Indianapolis, Ind. November 06, 2008 A major issue in the development of regenerative medicine is the cell sources used to rebuild damaged tissues. In a review of the issue published in Developmental Dynamics, researchers state that inducing regeneration in humans from the body's own tissues by chemical means is feasible, though many questions must be answered before the process can reach clinical status.
Regeneration is a regulative developmental process ubiquitous across all species. It functions throughout the life cycle to maintain or restore the normal form and function of cells, tissues and, in some cases organs, appendages and whole organisms. The roots, stems and leaves of plants, for example, have extensive regenerative capacity, and entire plants can grow from single cells or small cuttings.
The regenerative capability of most vertebrate animals, however, is restricted to certain tissues. In the absence of injury, many cell types such as epithelia and blood cells turn over rapidly, while others such as hepatocytes, myofibers, osteocytes, and most neurons, have low turnover rates or do not turn over at all. In organisms that grow throughout life, such as fish, the total number of cells in various tissues increases continuously, indicating that the number of new cells produced is higher than the number of cells lost.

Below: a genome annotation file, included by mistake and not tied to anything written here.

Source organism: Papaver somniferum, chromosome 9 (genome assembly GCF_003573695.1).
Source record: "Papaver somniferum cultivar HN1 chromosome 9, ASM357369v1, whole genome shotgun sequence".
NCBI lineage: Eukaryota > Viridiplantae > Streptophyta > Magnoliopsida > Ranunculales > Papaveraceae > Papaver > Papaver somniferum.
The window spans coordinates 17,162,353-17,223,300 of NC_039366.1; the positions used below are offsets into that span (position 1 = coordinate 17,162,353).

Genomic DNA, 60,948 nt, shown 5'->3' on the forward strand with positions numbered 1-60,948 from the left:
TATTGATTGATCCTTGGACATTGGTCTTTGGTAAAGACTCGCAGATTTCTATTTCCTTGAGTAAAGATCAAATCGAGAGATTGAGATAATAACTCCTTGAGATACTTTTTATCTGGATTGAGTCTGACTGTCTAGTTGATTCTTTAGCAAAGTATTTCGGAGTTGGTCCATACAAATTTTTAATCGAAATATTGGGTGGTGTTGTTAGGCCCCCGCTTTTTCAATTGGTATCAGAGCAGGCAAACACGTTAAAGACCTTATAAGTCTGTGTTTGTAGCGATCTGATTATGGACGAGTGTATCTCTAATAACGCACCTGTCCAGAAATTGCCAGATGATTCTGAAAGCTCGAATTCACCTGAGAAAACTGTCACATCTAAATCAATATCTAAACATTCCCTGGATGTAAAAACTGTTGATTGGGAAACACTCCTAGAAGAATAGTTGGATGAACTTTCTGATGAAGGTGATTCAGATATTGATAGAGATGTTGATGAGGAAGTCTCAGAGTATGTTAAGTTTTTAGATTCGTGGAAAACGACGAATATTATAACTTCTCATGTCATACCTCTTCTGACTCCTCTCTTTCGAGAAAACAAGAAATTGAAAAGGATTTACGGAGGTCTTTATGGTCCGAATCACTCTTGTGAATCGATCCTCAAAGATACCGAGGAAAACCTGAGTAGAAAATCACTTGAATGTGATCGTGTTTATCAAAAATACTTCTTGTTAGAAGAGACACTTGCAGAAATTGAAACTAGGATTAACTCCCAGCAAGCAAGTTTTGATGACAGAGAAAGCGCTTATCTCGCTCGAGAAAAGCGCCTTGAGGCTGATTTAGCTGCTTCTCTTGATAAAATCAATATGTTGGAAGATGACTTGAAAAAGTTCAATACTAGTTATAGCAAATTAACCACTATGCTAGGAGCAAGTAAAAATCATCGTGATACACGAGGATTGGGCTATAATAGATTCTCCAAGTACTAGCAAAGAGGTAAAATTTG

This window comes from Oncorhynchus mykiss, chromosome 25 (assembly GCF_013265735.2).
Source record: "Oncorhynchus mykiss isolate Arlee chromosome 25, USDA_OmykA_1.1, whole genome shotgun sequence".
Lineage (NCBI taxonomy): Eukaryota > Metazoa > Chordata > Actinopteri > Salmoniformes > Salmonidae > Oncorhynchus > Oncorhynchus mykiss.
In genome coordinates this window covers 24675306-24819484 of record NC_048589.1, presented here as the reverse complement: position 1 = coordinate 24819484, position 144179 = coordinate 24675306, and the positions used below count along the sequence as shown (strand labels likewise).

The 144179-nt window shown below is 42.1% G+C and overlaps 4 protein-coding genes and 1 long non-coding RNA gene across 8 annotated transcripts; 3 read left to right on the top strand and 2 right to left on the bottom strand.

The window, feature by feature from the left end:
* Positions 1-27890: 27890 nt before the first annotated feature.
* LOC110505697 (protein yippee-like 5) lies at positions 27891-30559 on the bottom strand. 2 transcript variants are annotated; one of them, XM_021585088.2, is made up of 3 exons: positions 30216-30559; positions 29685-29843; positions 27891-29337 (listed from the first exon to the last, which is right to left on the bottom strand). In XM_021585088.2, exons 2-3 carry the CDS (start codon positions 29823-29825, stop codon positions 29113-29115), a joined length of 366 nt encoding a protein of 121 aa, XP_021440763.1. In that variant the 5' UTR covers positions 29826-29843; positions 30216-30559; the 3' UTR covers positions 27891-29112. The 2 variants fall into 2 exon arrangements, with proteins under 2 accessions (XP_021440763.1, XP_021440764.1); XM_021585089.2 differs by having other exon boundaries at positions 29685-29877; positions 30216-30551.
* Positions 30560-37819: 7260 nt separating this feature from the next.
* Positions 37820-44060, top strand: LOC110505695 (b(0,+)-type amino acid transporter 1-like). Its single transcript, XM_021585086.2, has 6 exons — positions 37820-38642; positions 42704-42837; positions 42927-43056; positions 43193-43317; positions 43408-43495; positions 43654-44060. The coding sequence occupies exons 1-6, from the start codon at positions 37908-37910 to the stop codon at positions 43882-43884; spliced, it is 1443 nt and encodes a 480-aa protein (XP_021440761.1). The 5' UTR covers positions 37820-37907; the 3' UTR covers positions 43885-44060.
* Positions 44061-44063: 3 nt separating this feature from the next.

By contrast, the loss of normal tissue mass and/or architecture to acute injury or disease in humans requires a more intense and qualitatively different regenerative response that restores the tissue to its original state. This response is called injury-induced regeneration.
A major issue for cell transplant therapies is the source of the cells to be used. Three sources of cells can be tapped for transplant: differentiated tissues, adult stem cells (ASCs) and derivatives of embryonic stem cells (ESCs). Adult stem cells regenerate epithelia, brain tissue, muscle, blood and bone. They have also b
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